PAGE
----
The latest gathering of the Federal Open Market Committee (FOMC), the Fed's policy-setting arm, ended Wednesday, but the effects lingered as investors grappled with the likelihood that the central bank's "higher-for-longer" rate stance may indeed go on for a long time.
As expected, the Fed held its benchmark funds target at 5.25% to 5.50%, a 22-year high. But in a post-meeting press conference, Fed chair Jerome Powell noted that because inflation remains above the Fed's 2% long-term target, the central bank would be "prepared to raise rates further, if appropriate." Additionally, the Fed's updated "dot-plot" projection for the path of rates included one more hike this year and effectively removed two cuts from 2024, disappointing investors who'd been hoping for multiple cuts.
Collin Martin, a fixed income strategist at the Schwab Center for Financial Research, notes that Treasury yields had eased from the historical highs hit mid-week, when the 10-year yield rose to just under 4.50%.
Still, a steady decline in yields "seems unlikely given the Fed's 'higher-for-longer' policy," Collin says. "While yields should decline down the road, a tight labor market and resilient economy should keep most Treasury yields range-bound in the near-term. Yields could drift modestly higher, but upside is limited as we still believe the Fed is near its peak" with rates.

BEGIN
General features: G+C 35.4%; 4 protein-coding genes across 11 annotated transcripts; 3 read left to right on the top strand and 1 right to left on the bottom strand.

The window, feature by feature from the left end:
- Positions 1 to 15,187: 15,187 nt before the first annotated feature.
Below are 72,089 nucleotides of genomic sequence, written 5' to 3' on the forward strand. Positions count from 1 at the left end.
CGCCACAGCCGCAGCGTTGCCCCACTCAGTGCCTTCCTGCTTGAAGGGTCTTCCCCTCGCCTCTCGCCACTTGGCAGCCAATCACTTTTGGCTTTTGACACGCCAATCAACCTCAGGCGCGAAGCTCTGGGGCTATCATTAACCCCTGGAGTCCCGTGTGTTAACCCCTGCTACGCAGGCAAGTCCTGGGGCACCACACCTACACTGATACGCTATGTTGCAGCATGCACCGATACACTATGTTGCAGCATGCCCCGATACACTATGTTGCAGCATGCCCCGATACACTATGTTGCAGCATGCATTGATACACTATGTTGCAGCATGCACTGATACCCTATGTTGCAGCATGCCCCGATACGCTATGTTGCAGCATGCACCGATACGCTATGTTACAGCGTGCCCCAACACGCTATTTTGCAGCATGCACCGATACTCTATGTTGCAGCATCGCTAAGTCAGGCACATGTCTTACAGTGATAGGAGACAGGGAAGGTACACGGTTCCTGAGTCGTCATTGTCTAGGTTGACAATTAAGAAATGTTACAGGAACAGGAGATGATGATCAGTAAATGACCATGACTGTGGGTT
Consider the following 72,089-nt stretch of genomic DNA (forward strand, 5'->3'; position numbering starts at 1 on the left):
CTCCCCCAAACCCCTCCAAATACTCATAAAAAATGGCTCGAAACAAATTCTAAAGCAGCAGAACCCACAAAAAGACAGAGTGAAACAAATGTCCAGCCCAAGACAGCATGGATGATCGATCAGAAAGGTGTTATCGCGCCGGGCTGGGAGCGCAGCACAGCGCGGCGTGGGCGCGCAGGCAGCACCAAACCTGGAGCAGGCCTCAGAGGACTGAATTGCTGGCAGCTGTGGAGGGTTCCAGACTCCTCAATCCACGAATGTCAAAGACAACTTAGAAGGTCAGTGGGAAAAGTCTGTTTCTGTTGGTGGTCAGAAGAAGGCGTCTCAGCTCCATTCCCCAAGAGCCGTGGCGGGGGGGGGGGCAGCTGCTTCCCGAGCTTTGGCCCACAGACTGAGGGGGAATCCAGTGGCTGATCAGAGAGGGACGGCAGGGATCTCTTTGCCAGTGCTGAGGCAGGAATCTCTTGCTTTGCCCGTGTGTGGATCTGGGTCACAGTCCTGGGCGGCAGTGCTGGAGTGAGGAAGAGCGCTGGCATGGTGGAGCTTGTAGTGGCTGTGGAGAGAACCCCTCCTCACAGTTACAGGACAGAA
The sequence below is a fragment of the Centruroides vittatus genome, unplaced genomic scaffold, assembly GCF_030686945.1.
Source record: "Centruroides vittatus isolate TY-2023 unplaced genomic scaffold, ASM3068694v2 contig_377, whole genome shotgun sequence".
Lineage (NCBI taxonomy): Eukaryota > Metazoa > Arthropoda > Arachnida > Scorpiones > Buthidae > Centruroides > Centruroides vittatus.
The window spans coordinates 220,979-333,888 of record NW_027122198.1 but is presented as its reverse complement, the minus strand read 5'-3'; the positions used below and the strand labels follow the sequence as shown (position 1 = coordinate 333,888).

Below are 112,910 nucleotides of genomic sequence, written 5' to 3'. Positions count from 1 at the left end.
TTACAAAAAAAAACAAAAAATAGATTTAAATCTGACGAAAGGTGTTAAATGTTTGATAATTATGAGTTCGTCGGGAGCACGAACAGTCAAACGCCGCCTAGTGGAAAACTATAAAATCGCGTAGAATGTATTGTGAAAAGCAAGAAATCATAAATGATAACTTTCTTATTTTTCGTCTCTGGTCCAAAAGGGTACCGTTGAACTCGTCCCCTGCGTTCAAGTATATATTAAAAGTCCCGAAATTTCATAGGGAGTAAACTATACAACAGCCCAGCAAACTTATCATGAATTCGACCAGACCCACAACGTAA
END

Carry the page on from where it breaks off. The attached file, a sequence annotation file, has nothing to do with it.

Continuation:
Despite the Fed's recent comments, the market appears confident the central bank will keep rates on hold beyond this month. Late Friday, investors were pricing in a 72% implied probability the Fed will hold rates at the current level following its next policy meeting, which ends November 1, based on the CME FedWatch Tool. That's little changed from a week ago.
Several economic numbers are due next week that could offer further clues to the path of the economy and inflation.
They include consumer confidence for September and new home sales for August on Tuesday, followed by the durable goods report for August on Wednesday. Thursday brings the final estimate for second-quarter Gross Domestic Product (GDP), which last month was reduced to 2.1% from 2.4%.
Of particular interest is next Friday's Personal Consumption Expenditure (PCE) prices, the inflation metric watched most closely by the Fed. The PCE, like other inflation gauges, has showed receding price pressures for much of the year. In July, the overall PCE was up 3.3% from the same month in 2022. The closely followed core rate, which excludes volatile food and energy prices, was up 4.2% year-over-year.